IT was Mark Dreyfus QC, Parliamentary Secretary for Climate Change, who let the cat out of the bag.2GB Media Player - Professor Henry Ergas on the carbon tax
Once the carbon change legislation is in place, he said, repeal would amount to an acquisition of property by the commonwealth, as holders of emissions permits would be deprived of a valuable asset. As a result, the commonwealth would be liable, under s.51(xxxi) of the Australian Constitution, to pay compensation, potentially in the billions of dollars. A future government would therefore find repeal prohibitively costly.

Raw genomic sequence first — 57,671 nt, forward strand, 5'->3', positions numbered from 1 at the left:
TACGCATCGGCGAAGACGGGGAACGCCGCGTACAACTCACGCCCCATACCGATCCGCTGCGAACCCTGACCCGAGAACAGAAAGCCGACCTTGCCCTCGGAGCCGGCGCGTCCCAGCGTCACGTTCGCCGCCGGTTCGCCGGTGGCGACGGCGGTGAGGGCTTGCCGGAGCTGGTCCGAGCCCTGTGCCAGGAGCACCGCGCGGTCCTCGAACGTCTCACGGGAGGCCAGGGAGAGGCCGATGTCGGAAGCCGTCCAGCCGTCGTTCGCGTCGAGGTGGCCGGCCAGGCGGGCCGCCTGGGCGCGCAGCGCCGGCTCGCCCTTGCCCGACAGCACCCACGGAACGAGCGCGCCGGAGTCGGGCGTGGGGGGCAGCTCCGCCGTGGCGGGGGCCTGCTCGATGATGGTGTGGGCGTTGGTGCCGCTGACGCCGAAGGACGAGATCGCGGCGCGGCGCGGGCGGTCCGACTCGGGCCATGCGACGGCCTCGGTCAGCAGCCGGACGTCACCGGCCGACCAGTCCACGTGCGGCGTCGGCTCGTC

That consequence is anything but unintended. The clean energy legislation, released this week, specifically provides that “a carbon unit (its generic term for a right to emit) is personal property”.
This, the government says, is needed to give certainty to long-term trades. But that claim makes little sense, for even without such protections there are flourishing markets for fishing quotas and other tradeable entitlements.
If I was an Australian, I'd be very afraid.
H/T to Jo Nova